When it began rolling, the crew members hopped on in a bid to bring it under control.
But as the TSB investigation concluded — based on tests on 13 cars that remained undamaged — the brakes on the 112-car train were in such poor shape that Train 301 was doomed.
As the train accelerated, Dockrell shouted over the radio, “Emergency…. The train is out of control.”
Runaway train reached speeds of 92 km/h
He began calling out their speeds.
On the stretch of rail where the train’s speed limit was 32 km/h, Dockrell’s final communication had the train travelling 92 km/h, according to the lawsuits.
The head end of the train derailed about a third of a mile from the Lower Spiral Tunnel, into the Kicking Horse River, in the early hours of Feb. 4, 2019, with 99 loaded grain cars derailing in three spots.
Just minutes after they’d hopped aboard, Dockrell and Paradis were dead, and trainee Waldenberger-Bulmer suffered injuries that would claim his life as maintenance crews arrived at the scene.
Pam Fraser, Paradis’s mother, said she doesn’t want other rail families going through the trauma of losing their loved ones in unnecessary tragedies.
“It’s been unnecessary; on the other hand depending on your spiritual beliefs, maybe it is necessary,” Fraser said. “It better be all it’s going to take to get these changes done — it better be all it’s going to take because it’s already too much.”
CEO attended investigation scene
The day after the crash, CP CEO, Keith Creel, attended the derailment as part of corporate management’s oversight of the scene, the lawsuits claim.
Under his guidance, or at least with his knowledge, Creel had CP employees clean up so the company’s railway traffic could resume moving along the line, according to the court documents.
Two months after the crash, the TSB issued warnings to Transport Canada calling on government overseers to ensure railway companies were complying with safety standards and had properly functioning braking systems.
Don Crawford, the TSB’s lead investigator on the derailment, told CBC News in January 2020 that he believed an investigation by an outside policing service was warranted.
“There is enough to suspect there’s negligence here, and it needs to be investigated by the proper authority,” Crawford said at the time.
After speaking out, Crawford was demoted, according to the lawsuits.
Allegations of ‘coverup’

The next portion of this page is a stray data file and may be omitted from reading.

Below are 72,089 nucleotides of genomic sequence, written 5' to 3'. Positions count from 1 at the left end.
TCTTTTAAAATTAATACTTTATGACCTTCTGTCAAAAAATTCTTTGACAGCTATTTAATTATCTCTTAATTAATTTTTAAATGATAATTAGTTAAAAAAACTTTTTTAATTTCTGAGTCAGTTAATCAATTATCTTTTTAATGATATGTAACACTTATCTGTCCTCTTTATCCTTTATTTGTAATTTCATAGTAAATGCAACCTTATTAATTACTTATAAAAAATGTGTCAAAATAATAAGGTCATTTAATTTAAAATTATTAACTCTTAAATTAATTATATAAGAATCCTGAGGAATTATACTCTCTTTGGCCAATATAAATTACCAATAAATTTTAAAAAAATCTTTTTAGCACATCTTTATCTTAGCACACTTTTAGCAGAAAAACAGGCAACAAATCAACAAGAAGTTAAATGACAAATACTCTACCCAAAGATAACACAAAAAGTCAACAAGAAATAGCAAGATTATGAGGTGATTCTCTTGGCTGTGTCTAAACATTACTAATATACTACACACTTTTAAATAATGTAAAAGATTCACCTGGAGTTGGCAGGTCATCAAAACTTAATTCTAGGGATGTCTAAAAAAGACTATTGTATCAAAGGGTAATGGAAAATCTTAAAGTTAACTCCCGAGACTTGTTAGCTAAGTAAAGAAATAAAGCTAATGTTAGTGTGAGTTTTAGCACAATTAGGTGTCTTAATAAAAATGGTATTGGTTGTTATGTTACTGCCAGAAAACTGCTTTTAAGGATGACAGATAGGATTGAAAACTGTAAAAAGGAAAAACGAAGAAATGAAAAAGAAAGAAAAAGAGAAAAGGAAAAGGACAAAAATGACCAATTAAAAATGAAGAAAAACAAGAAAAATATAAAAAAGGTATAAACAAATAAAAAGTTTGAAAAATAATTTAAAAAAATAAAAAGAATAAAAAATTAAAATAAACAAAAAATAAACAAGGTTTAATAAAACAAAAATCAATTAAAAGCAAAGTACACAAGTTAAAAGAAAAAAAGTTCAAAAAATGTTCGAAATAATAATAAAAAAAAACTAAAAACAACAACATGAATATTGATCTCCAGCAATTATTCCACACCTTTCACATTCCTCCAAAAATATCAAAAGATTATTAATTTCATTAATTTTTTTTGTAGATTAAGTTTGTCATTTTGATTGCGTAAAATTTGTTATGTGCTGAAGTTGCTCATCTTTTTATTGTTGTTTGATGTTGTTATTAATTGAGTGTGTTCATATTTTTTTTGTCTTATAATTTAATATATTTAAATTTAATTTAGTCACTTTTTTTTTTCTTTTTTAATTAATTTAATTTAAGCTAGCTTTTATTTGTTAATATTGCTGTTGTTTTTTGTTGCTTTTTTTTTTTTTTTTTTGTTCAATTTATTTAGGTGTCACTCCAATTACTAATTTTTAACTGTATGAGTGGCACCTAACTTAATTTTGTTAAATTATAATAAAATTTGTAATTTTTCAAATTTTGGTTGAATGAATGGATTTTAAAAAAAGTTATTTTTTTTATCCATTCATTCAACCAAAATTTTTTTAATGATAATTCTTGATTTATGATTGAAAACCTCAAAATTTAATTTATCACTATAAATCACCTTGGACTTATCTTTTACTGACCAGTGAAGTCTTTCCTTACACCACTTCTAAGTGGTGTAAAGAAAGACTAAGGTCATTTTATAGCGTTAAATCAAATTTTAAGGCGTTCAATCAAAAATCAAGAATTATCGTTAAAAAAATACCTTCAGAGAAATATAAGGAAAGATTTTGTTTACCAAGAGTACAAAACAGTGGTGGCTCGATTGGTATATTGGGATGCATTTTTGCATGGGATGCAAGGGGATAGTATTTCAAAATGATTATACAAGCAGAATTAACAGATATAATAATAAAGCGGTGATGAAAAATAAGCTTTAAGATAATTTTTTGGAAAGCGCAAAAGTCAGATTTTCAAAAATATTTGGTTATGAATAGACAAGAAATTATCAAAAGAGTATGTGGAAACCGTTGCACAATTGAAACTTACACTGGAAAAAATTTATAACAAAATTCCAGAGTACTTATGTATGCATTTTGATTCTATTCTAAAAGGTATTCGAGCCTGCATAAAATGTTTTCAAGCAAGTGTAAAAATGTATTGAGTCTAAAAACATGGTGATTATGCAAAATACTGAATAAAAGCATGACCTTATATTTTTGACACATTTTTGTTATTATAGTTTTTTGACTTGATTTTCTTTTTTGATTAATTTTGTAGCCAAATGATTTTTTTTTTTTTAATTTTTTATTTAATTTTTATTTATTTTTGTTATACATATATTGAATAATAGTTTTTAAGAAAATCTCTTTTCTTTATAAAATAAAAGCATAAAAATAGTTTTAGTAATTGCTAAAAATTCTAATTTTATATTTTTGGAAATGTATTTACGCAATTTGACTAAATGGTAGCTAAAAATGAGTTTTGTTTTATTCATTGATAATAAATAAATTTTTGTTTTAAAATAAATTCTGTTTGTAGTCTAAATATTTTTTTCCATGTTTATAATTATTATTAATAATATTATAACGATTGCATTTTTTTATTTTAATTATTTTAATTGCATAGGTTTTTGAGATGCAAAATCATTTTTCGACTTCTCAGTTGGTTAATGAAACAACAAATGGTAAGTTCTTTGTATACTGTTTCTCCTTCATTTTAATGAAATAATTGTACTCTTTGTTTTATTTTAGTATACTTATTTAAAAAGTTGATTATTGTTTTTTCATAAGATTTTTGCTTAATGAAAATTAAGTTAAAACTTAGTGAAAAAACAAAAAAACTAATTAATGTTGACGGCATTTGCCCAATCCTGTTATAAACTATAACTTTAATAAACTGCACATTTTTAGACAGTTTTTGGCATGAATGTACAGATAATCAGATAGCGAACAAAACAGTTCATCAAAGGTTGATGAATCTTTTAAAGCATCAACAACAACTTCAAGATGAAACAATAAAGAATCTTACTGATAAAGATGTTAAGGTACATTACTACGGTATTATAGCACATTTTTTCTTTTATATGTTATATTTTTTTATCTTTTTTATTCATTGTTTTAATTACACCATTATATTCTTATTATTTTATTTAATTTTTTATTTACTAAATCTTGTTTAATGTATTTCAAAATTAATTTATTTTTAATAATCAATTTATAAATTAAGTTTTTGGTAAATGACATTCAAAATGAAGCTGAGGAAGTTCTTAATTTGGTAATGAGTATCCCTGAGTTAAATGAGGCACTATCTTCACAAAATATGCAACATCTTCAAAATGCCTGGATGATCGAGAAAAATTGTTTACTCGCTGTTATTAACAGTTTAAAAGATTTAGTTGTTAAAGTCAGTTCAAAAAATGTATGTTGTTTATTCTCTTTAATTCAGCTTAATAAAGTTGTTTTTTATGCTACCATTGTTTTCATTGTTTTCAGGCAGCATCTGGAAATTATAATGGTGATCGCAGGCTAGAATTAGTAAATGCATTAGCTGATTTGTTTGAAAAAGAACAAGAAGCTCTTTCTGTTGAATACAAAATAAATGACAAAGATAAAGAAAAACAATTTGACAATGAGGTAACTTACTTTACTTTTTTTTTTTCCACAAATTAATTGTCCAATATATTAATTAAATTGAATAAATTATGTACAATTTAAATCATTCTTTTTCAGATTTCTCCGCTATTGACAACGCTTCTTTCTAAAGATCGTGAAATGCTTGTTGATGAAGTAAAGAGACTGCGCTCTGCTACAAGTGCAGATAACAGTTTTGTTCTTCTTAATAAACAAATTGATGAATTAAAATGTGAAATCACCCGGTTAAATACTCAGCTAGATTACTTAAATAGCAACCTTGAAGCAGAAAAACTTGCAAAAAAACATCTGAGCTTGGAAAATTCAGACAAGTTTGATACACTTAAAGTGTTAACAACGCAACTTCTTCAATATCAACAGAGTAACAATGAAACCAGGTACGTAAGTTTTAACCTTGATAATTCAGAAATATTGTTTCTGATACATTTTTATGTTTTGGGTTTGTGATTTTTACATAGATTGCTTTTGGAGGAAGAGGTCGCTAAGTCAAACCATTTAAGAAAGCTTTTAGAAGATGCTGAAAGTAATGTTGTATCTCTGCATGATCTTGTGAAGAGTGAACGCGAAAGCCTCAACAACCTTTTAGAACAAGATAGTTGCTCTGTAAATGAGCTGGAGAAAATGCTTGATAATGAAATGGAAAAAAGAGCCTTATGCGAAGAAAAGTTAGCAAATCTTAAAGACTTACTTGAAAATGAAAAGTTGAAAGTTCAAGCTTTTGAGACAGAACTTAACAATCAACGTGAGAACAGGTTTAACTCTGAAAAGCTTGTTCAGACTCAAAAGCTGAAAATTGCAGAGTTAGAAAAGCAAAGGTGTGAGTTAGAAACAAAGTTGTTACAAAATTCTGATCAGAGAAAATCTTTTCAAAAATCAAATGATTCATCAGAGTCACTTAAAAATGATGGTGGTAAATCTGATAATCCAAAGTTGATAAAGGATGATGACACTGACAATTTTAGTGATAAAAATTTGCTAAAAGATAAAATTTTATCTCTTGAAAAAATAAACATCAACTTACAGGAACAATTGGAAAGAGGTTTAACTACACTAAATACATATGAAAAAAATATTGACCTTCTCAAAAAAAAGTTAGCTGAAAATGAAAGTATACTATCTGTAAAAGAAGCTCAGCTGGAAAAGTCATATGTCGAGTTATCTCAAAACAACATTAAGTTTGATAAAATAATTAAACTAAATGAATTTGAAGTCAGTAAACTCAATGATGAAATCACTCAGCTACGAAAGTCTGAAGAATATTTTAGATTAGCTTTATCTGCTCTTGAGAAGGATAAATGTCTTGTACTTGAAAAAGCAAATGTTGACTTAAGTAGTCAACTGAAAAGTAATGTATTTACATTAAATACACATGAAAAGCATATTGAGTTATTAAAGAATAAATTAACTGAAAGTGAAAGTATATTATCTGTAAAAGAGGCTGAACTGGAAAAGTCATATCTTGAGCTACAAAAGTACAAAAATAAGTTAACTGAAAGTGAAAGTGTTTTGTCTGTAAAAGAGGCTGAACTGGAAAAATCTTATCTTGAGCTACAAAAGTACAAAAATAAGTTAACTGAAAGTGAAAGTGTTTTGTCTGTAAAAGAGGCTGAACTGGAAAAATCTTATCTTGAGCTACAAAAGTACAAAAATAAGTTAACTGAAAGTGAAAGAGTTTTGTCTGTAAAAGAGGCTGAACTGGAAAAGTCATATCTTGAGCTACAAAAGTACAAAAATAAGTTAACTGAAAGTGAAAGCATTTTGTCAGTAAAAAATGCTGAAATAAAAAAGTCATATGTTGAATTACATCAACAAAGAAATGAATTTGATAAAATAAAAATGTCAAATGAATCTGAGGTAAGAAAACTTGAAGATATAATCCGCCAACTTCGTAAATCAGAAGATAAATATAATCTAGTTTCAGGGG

Former CPPS officer Mark Tataryn, who is named as a defendant in the lawsuits, told CBC News in a 2019 interview that he believes there was a “coverup” orchestrated by CP.
Tataryn was assigned to investigate the derailment and told CBC News his superiors blocked him from looking into the maintenance history of the train, the orders given by managers the night of the disaster and whether safety policies were followed on the mountain just east of Field.
“CP Railway’s corporate management oversaw the derailment scene, the gathering of evidence, including taking custody of the event recorders (black boxes) and the data available on the accident,” the lawsuits allege.
Tataryn resigned from CPPS and now works as an RCMP officer in Golden, B.C.
At the time he made his comments alleging a coverup, CPPS Chief Al Sauve called Tataryn a “disgruntled employee” who’d resigned in the face of misconduct allegations — an accusation the former investigator said was designed to discredit him.
“I am happy to know this serious event is being investigated, and the truth of the facts in issue will come to light and the responsible parties held accountable,” Tataryn said in a written statement issued on Saturday.
“Based on there currently being a criminal investigation, I am not able to comment further on this matter.”
Aside from CPPS, two different government agencies looked into safety and workplace issues in the derailment. The TSB ruled out crew error as the cause, and federal labour officials concluded that CP “failed to identify and assess the hazards” on the mountain, a determination the company is appealing.
In December, nearly two years after the fatal derailment, the RCMP’s major crimes unit in British Columbia opened a criminal investigation, looking into the crash and allegations of a coverup.
It took a formal complaint launched by Fraser to make that happen. She says her son would expect nothing less from her.
“He’d expect me fully to fight for him…. I took my children’s health very seriously and now when Dylan was having his babies, Meadow and Molly, they made fun of me of how protective I was over my grandbabies. Maybe it was all in preparation of being able to stand up to this fight.”
WATCH | Investigating fatal Canadian Pacific Railway crash:
In naming the federal government as a defendant, the lawsuits accuse Transport Canada of failing to ensure proper oversight of the railway.
“The Minister of Transport was well aware of these historical and worsening dangers, including CP Railway’s poor record of conducting safety inspections and prioritizing efficiency and expedience over workplace and public safety,” the lawsuits allege.